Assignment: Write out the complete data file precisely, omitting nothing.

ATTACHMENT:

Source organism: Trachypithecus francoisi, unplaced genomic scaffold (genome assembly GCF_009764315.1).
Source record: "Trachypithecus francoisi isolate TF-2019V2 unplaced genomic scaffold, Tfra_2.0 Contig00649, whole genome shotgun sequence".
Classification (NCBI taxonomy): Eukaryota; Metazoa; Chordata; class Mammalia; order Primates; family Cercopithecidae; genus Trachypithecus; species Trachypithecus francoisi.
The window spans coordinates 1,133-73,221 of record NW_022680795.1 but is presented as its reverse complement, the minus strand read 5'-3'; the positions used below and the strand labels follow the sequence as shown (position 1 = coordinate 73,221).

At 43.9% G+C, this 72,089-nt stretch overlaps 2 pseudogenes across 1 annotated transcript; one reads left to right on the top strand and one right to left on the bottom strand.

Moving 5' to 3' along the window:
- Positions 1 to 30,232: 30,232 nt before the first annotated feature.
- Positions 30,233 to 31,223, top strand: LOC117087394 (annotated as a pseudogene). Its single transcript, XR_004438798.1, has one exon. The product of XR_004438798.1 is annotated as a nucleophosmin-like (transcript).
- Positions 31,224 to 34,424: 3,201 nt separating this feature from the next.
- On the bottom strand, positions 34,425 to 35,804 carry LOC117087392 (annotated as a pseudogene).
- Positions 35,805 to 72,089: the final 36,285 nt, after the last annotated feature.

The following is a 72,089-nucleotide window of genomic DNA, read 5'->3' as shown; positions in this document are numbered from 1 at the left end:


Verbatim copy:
Source organism: Trachypithecus francoisi, unplaced genomic scaffold (genome assembly GCF_009764315.1).
Source record: "Trachypithecus francoisi isolate TF-2019V2 unplaced genomic scaffold, Tfra_2.0 Contig00649, whole genome shotgun sequence".
Classification (NCBI taxonomy): Eukaryota; Metazoa; Chordata; class Mammalia; order Primates; family Cercopithecidae; genus Trachypithecus; species Trachypithecus francoisi.
The window spans coordinates 1,133-73,221 of record NW_022680795.1 but is presented as its reverse complement, the minus strand read 5'-3'; the positions used below and the strand labels follow the sequence as shown (position 1 = coordinate 73,221).

At 43.9% G+C, this 72,089-nt stretch overlaps 2 pseudogenes across 1 annotated transcript; one reads left to right on the top strand and one right to left on the bottom strand.

Moving 5' to 3' along the window:
- Positions 1 to 30,232: 30,232 nt before the first annotated feature.
- Positions 30,233 to 31,223, top strand: LOC117087394 (annotated as a pseudogene). Its single transcript, XR_004438798.1, has one exon. The product of XR_004438798.1 is annotated as a nucleophosmin-like (transcript).
- Positions 31,224 to 34,424: 3,201 nt separating this feature from the next.
- On the bottom strand, positions 34,425 to 35,804 carry LOC117087392 (annotated as a pseudogene).
- Positions 35,805 to 72,089: the final 36,285 nt, after the last annotated feature.

The following is a 72,089-nucleotide window of genomic DNA, read 5'->3' as shown; positions in this document are numbered from 1 at the left end: